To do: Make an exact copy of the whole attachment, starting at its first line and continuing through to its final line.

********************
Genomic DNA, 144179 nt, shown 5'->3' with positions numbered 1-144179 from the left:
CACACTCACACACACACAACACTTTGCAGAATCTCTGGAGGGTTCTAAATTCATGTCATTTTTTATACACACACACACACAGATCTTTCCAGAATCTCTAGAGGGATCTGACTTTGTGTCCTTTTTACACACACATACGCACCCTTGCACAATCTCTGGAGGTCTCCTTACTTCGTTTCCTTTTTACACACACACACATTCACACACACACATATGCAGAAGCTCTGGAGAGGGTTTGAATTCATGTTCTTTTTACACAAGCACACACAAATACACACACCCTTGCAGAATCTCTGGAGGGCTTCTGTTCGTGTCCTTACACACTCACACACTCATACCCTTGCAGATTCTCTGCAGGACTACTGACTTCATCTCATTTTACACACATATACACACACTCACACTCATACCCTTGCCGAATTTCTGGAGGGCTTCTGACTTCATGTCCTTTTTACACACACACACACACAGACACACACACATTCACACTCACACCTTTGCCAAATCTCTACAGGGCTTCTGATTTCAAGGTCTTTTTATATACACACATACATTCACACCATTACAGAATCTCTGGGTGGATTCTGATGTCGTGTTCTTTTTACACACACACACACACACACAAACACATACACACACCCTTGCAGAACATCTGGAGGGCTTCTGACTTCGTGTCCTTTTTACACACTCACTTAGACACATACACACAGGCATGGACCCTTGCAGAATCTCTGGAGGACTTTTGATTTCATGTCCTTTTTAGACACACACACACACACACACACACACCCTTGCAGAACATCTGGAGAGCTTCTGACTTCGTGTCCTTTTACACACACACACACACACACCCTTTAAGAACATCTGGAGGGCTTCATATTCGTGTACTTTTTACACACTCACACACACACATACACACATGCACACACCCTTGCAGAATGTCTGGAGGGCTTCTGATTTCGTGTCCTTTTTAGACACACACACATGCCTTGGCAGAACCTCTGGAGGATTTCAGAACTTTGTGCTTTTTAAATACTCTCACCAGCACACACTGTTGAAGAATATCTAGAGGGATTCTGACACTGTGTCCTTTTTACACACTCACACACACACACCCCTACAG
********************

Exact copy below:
Genomic DNA, 144179 nt, shown 5'->3' with positions numbered 1-144179 from the left:
CACACTCACACACACACAACACTTTGCAGAATCTCTGGAGGGTTCTAAATTCATGTCATTTTTTATACACACACACACACAGATCTTTCCAGAATCTCTAGAGGGATCTGACTTTGTGTCCTTTTTACACACACATACGCACCCTTGCACAATCTCTGGAGGTCTCCTTACTTCGTTTCCTTTTTACACACACACACATTCACACACACACATATGCAGAAGCTCTGGAGAGGGTTTGAATTCATGTTCTTTTTACACAAGCACACACAAATACACACACCCTTGCAGAATCTCTGGAGGGCTTCTGTTCGTGTCCTTACACACTCACACACTCATACCCTTGCAGATTCTCTGCAGGACTACTGACTTCATCTCATTTTACACACATATACACACACTCACACTCATACCCTTGCCGAATTTCTGGAGGGCTTCTGACTTCATGTCCTTTTTACACACACACACACACAGACACACACACATTCACACTCACACCTTTGCCAAATCTCTACAGGGCTTCTGATTTCAAGGTCTTTTTATATACACACATACATTCACACCATTACAGAATCTCTGGGTGGATTCTGATGTCGTGTTCTTTTTACACACACACACACACACACAAACACATACACACACCCTTGCAGAACATCTGGAGGGCTTCTGACTTCGTGTCCTTTTTACACACTCACTTAGACACATACACACAGGCATGGACCCTTGCAGAATCTCTGGAGGACTTTTGATTTCATGTCCTTTTTAGACACACACACACACACACACACACACCCTTGCAGAACATCTGGAGAGCTTCTGACTTCGTGTCCTTTTACACACACACACACACACACCCTTTAAGAACATCTGGAGGGCTTCATATTCGTGTACTTTTTACACACTCACACACACACATACACACATGCACACACCCTTGCAGAATGTCTGGAGGGCTTCTGATTTCGTGTCCTTTTTAGACACACACACATGCCTTGGCAGAACCTCTGGAGGATTTCAGAACTTTGTGCTTTTTAAATACTCTCACCAGCACACACTGTTGAAGAATATCTAGAGGGATTCTGACACTGTGTCCTTTTTACACACTCACACACACACACCCCTACAG